December 2, 2020

Sunday Formation Talk: Liturgical Prayer


Seven times a day I praise you
for your righteous ordinances.

• Psalm 119:164

Sacred reading, manual work, and liturgical prayer constitute the threefold footing of our daily life.

• Fr. Charles Cummings

• • •

On this Lord’s Day, we continue our consideration of teachings from Fr. Charles Cummings’ book, Monastic Practices. We are exploring what the practices of those who follow cloistered vocations might have to teach people in ordinary callings, so that Christ might be formed more fully in us for our daily lives.

Today, we will be discussing the second of the three foundational daily practices of the monastic life: Liturgical Prayer. Of this practice, Fr. Cummings writes:

In liturgical prayer, as in sacred reading, we encounter the word of God. Our concern is to go from the written or spoken word of God to a living encounter with the Word that is God. (p. 24)

In a monastery like Gethsemani Abbey, where I have had the privilege of taking retreats, there is a daily schedule when the community comes together for prayer. Here is the daily schedule:

    • 3:15am Vigils
    • 5:45am Lauds
    • 6:15am Eucharist
    • 7:30am Terce
    • 12:15pm Sext
    • 2:15pm None
    • 5:30pm Vespers
    • 7:00pm Rosary
    • 7:30pm Compline

In each of these gatherings, the brethren chant the psalms, sing hymns, hear readings from other Scriptures, and respond with words from their particular liturgy. In his book, Fr. Cummings notes that these habitual times of prayer shape the day and infuse Christ’s presence into what is done at other times.

Liturgical prayer should be seen in continuity with all our daily activities, not as something separate from the rest of our day or as a sacred moment stolen from profane time and unconnected with the practical business of living. As we come together to pray and worship we bring with us the concerns we carry throughout the day and we lay them before the Lord of blessing. Liturgical prayer is a center around which our other preoccupations are grouped like concentric rings, so that they are all influenced and blessed by that central core-activity where we encounter the living Christ, to whom nothing is to be preferred. (p. 25)

Cummings grounds this practice in three aspects of our identity in Christ:

  • 15135154176_dba831f65f_zWe are a priestly people. By reason of our baptism, we all equally share in the priesthood of Christ and participate in the pleasing sacrifice of worship he himself brings to the Father.
  • We are the bride of Christ. As Vatican II affirmed, “The divine office [i.e. the practice of liturgical prayer] is truly the voice of the Bride addressing her Bridegroom.” Liturgical prayer is an expression of our covenantal relationship with God, in which there is continual dialogue: call and response, listening and answering.
  • We are the city of God. In Christ, God has come to dwell with his people; we belong to him and he is God always with us. In anticipation of the New Jerusalem, we form his temple on earth, where his glory dwells and from which prayers ascend day and night like incense.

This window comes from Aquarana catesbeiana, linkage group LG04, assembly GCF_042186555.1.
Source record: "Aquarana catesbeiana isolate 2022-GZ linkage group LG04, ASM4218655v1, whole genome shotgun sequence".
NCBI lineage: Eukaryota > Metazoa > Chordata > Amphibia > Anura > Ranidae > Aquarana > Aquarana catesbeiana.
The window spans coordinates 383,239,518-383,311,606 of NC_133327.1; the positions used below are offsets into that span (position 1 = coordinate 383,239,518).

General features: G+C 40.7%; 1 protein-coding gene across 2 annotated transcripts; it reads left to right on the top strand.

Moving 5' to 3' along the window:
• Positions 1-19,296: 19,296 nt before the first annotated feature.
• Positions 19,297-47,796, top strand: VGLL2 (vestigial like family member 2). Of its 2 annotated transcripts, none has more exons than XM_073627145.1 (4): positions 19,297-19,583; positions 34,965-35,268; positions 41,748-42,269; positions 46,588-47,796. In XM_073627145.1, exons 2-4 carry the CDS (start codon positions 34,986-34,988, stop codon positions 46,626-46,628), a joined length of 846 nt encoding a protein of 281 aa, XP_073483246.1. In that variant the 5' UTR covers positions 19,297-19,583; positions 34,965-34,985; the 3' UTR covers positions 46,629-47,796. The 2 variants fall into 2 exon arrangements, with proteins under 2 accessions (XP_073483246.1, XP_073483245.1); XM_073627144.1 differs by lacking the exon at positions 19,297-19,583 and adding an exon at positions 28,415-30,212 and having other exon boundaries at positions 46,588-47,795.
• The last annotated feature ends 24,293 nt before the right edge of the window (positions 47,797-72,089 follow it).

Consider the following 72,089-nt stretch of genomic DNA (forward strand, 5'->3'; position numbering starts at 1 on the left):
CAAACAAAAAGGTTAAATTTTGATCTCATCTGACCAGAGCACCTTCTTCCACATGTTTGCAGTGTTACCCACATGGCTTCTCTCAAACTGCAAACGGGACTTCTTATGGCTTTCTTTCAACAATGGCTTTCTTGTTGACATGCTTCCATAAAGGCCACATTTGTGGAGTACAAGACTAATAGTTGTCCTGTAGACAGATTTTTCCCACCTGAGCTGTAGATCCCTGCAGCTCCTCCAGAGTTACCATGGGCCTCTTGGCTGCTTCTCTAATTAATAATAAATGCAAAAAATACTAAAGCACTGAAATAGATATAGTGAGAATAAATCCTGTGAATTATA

One helpful reminder we find in this book: liturgical prayer, along with all aspects of Christian living, is practiced by embodied human beings.

The evangelical world from which I came tends to view prayer either as something “spiritual” or in commonsense terms, like a strictly verbal interchange with a friend. Because prayer is “spiritual,” there is little recognition of the use of means when praying and such use is often dismissed as superstitious. And the “commonsense” view ends up as a one-way casting of words to the sky, since God rarely if ever talks back audibly.

Liturgical prayer recognizes the sensory dimensions of prayer and answers questions like: “How do we pray in space and time?” and “How do we pray with the body, so that our whole self prays?” (p. 31). Therefore, whether in the sanctuary as a gathered community praying the daily offices or as an individual praying the hours or having a daily devotional time, this type of prayer encourages the use of means such as the psalms, devotional readings, prayer books and set prayers, as well as sensory aids such as special times and places set aside for prayer, music, candles, incense, the visual arts, interaction with nature, special prayer garments, and physical objects such as prayer beads or other tactile aids. Various postures of the body are encouraged: standing, sitting, kneeling, walking, bowing, dancing, raising hands, making the sign of the cross, etc. Cummings reminds us that these helps are to be used freely and without compunction. They are forms designed to serve the content and the spirit of prayer, not the other way around.

One more point to help us in the practice of liturgical prayer:

14972201759_1af9689ddb_mThe psalms are the heart of the divine office. The psalter is both our book of prayers and our school of prayer; the more we grasp the deepest meaning of these inspired prayers and make them our own personal prayer, the more our mind is lifted up to God and our heart opened to God’s saving power.